Toast of the Town: The Life and Times of Sunnie Wilson

Front Cover
Wayne State University Press, 1998 - Biography & Autobiography - 200 pages
As part of the great migration of southern blacks to the north, Sunnie Wilson came to Detroit from South Carolina after graduating from college, and soon became a pillar in the local music industry. He started out as a song and dance performer, but found his niche as a local promoter of boxing and musical acts. Soon after arriving in Detroit, Wilson started emceeing shows and booking gigs at clubs. He bought restaurants, like the popular Brown Bomber Chicken Shack in Paradise Valley, and bought the Mark Twain hotel on Garfield off of Woodward to sleep on-the-rise performers not welcome at white establishments, including Duke Ellington and B. B. King. He met and made friends with musicians Cab Calloway, Dizzy Gillespie, Earl Hines, and Lionel Hampton, and still counts Joe Louis as one of his best friends. Part oral history, memoir, and biography, Toast of the Town draws from hundreds of hours of taped conversations between Sunnie Wilson and John Cohassey, as Wilson reflects on the changes in Detroit over the last sixty years. Through Sunnie Wilson's narrative, Detroit's glory age comes alive, bringing back nights at the hopping Forest Club on Hastings Street, which hosted music greats like Nat King Cole and boasted the longest bar in Michigan, and sunny afternoons at Lake Idlewild, the largest black resort in the United States that attracted thousands every weekend from all over the midwest.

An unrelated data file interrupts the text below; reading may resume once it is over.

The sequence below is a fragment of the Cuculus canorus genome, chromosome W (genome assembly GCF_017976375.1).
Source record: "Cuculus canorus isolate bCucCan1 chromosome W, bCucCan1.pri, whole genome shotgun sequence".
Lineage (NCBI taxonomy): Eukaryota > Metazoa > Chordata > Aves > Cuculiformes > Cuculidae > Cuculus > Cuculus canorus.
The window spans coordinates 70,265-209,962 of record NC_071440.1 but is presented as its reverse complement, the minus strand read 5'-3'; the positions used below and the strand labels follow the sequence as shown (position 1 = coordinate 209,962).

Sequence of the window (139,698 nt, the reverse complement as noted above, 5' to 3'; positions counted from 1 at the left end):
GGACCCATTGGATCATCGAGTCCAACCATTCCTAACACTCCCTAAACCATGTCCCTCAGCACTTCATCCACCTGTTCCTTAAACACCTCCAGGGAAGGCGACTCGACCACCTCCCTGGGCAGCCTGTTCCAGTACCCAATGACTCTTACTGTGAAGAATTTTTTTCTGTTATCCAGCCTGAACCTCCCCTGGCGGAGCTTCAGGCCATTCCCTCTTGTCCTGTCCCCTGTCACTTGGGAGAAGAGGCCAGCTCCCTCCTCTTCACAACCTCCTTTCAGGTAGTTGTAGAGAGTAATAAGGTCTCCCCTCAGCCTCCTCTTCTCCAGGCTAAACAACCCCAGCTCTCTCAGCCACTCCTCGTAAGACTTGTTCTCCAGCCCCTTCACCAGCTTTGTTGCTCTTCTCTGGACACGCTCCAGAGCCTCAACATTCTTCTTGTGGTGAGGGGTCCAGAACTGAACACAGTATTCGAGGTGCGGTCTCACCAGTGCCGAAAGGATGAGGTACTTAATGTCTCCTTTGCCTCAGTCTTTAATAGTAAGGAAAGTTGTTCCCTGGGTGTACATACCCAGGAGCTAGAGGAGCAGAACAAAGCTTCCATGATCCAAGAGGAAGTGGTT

What people are saying - Write a review

We haven't found any reviews in the usual places.

Other editions - View all

About the author (1998)

Sunnie Wilson still lives in Detroit and remains active in the community as president of the Twentieth Century Association, a political candidacy promotions and public relations organization, and is president of the social Detroit Idelwilders Club.

John F. Cohassey is a freelance writer.

Bibliographic information